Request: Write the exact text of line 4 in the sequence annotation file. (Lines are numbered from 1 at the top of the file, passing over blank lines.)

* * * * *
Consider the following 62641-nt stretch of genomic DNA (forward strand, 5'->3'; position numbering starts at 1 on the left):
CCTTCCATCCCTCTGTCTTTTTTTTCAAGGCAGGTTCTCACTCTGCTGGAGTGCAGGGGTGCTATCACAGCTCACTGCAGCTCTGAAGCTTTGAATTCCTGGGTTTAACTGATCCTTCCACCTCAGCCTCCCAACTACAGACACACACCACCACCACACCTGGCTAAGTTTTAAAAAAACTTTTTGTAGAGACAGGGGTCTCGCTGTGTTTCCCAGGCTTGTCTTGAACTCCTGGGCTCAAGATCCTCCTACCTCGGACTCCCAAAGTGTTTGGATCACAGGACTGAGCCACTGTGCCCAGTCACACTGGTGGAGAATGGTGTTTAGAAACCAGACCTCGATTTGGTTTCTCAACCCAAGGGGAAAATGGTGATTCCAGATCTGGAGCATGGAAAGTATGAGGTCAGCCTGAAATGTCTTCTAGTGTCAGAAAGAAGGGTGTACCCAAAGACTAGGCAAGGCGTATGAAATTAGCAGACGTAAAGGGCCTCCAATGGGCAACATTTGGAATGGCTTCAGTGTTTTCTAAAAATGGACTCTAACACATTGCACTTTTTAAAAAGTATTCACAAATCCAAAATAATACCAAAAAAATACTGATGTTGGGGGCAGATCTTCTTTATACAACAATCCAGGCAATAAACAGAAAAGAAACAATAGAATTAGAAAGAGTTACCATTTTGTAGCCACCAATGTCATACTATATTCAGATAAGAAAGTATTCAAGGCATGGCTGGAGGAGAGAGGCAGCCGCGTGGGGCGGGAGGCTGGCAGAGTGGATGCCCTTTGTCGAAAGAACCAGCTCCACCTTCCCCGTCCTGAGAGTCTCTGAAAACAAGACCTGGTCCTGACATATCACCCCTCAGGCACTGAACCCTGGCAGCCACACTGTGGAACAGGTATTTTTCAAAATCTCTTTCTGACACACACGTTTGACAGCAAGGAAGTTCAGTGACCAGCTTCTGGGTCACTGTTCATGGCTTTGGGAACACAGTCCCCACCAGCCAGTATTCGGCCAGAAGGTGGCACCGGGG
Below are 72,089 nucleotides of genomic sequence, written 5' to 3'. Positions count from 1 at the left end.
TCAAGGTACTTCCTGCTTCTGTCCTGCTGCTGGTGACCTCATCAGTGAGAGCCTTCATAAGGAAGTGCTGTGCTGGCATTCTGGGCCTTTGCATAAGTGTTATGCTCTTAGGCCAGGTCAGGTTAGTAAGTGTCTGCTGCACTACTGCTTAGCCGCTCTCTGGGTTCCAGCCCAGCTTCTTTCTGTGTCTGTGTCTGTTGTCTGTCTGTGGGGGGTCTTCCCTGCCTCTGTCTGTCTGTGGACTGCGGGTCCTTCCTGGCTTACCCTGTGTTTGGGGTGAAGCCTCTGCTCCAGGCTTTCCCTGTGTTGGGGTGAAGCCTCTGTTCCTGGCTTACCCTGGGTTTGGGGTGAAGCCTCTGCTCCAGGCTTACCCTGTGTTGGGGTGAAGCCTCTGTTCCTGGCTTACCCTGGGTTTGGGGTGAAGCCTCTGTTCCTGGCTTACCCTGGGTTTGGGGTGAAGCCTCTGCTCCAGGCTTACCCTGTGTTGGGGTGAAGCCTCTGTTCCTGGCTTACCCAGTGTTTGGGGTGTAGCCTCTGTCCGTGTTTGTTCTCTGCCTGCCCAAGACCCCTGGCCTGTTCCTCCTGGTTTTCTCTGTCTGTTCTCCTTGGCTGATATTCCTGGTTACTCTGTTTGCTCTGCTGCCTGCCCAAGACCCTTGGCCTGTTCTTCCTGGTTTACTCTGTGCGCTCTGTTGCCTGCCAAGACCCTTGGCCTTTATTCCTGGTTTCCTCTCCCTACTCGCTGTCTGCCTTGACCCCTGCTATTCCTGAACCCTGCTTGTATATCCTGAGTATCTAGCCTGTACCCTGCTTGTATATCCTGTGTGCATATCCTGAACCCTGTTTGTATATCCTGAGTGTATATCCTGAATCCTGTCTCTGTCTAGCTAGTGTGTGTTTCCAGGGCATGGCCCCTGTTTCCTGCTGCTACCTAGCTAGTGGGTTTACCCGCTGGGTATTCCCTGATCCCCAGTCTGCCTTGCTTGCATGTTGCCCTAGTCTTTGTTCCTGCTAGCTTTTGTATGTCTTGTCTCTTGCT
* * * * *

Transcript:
TCAAGGTACTTCCTGCTTCTGTCCTGCTGCTGGTGACCTCATCAGTGAGAGCCTTCATAAGGAAGTGCTGTGCTGGCATTCTGGGCCTTTGCATAAGTGTTATGCTCTTAGGCCAGGTCAGGTTAGTAAGTGTCTGCTGCACTACTGCTTAGCCGCTCTCTGGGTTCCAGCCCAGCTTCTTTCTGTGTCTGTGTCTGTTGTCTGTCTGTGGGGGGTCTTCCCTGCCTCTGTCTGTCTGTGGACTGCGGGTCCTTCCTGGCTTACCCTGTGTTTGGGGTGAAGCCTCTGCTCCAGGCTTTCCCTGTGTTGGGGTGAAGCCTCTGTTCCTGGCTTACCCTGGGTTTGGGGTGAAGCCTCTGCTCCAGGCTTACCCTGTGTTGGGGTGAAGCCTCTGTTCCTGGCTTACCCTGGGTTTGGGGTGAAGCCTCTGTTCCTGGCTTACCCTGGGTTTGGGGTGAAGCCTCTGCTCCAGGCTTACCCTGTGTTGGGGTGAAGCCTCTGTTCCTGGCTTACCCAGTGTTTGGGGTGTAGCCTCTGTCCGTGTTTGTTCTCTGCCTGCCCAAGACCCCTGGCCTGTTCCTCCTGGTTTTCTCTGTCTGTTCTCCTTGGCTGATATTCCTGGTTACTCTGTTTGCTCTGCTGCCTGCCCAAGACCCTTGGCCTGTTCTTCCTGGTTTACTCTGTGCGCTCTGTTGCCTGCCAAGACCCTTGGCCTTTATTCCTGGTTTCCTCTCCCTACTCGCTGTCTGCCTTGACCCCTGCTATTCCTGAACCCTGCTTGTATATCCTGAGTATCTAGCCTGTACCCTGCTTGTATATCCTGTGTGCATATCCTGAACCCTGTTTGTATATCCTGAGTGTATATCCTGAATCCTGTCTCTGTCTAGCTAGTGTGTGTTTCCAGGGCATGGCCCCTGTTTCCTGCTGCTACCTAGCTAGTGGGTTTACCCGCTGGGTATTCCCTGATCCCCAGTCTGCCTTGCTTGCATGTTGCCCTAGTCTTTGTTCCTGCTAGCTTTTGTATGTCTTGTCTCTTGCT